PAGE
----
This page contains information on the earnings of employed persons derived from the Current Population Survey (CPS). Data on employed and unemployed persons, hours of work, and other demographic and labor force characteristics also are available.
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Data measure usual hourly and weekly earnings of wage and salary workers. All self-employed persons are excluded, regardless of whether their businesses are incorporated. Data represent earnings before taxes and other deductions and include any overtime pay, commissions, or tips usually received. The earnings data are collected from one-fourth of the CPS total sample of approximately 60,000 households. Data are published quarterly. Learn more about CPS earnings concepts and definitions.
Earnings by demographics
Annual report: Highlights of Women's EarningsThis comprehensive report includes earnings for men and women, with demographic characteristics such as age, education, race, and Hispanic or Latino ethnicity.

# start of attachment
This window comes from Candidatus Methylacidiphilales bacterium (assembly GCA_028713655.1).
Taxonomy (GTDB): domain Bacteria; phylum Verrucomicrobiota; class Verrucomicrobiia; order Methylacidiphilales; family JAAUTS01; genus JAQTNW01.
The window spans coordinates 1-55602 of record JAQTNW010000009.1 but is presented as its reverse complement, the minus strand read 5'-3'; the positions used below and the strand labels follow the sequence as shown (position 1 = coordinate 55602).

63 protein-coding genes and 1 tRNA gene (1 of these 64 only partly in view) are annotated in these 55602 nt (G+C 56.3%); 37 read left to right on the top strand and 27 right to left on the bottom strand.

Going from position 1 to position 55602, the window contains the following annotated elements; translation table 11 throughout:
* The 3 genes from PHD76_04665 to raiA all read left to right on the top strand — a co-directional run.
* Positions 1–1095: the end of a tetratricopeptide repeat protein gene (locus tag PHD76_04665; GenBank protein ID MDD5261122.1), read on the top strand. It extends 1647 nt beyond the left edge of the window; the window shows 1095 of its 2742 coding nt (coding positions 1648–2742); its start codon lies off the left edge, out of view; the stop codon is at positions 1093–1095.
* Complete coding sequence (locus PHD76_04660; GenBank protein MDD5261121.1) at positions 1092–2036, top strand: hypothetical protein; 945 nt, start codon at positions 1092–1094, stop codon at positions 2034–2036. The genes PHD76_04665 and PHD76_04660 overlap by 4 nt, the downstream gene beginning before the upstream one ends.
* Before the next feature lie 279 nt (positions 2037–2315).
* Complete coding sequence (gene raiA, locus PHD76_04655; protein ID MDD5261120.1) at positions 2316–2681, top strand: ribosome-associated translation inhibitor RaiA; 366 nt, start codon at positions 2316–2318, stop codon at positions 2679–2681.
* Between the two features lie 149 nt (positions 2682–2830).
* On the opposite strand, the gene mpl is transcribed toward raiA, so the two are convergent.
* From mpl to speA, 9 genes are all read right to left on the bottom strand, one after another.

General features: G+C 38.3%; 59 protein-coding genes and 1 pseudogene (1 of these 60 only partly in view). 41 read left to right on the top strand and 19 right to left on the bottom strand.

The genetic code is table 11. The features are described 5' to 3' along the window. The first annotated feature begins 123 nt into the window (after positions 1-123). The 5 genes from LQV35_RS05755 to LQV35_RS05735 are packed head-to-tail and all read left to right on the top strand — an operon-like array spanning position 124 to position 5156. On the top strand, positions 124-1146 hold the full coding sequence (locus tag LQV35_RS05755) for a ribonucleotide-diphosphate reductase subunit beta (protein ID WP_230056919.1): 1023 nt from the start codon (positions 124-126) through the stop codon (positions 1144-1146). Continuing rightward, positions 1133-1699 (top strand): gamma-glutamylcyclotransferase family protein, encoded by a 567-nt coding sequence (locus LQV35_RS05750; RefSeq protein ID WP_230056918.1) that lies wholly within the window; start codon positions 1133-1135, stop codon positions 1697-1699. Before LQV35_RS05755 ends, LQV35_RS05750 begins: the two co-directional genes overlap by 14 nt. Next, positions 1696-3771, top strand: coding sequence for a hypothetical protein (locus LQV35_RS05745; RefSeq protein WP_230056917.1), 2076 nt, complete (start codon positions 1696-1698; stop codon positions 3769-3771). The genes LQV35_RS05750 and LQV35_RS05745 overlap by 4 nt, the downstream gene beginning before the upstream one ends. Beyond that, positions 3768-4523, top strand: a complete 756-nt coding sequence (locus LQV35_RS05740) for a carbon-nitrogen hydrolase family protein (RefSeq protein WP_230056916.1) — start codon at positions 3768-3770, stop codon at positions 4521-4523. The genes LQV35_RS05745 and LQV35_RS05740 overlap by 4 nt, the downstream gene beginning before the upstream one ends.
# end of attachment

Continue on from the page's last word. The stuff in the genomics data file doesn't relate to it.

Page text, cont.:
Earlier years (PDF only):
Earnings by education
Data measure usual hourly and weekly earnings of wage and salary workers 25 years and over by educational attainment. See also Employment and unemployment by educational attainment.
Data pertain only to workers who are paid hourly rates; salaried and other workers not paid by the hour are excluded. Hourly-paid workers make up approximately three-fifths of all wage and salary workers. See also Minimum wage workers.
Minimum wage workers
Statistics on hourly-paid workers with earnings at or below the prevailing Federal minimum wage.
Occupation and industry
Data measure usual hourly and weekly earnings of wage and salary workers by occupation and by industry. See also Employment by occupation and industry.
Median weekly earnings for union and non-union full-time wage and salary workers are published annually. Occupation and industry detail is available and, additionally, demographic characteristics such as age, sex, race, and Hispanic ethnicity. See also Union members.
Annual report on persons who, during the year, spent 27 weeks or more in the labor force (working or looking for work), but whose incomes still fell below the official poverty level.
Last Modified Date: September 8, 2022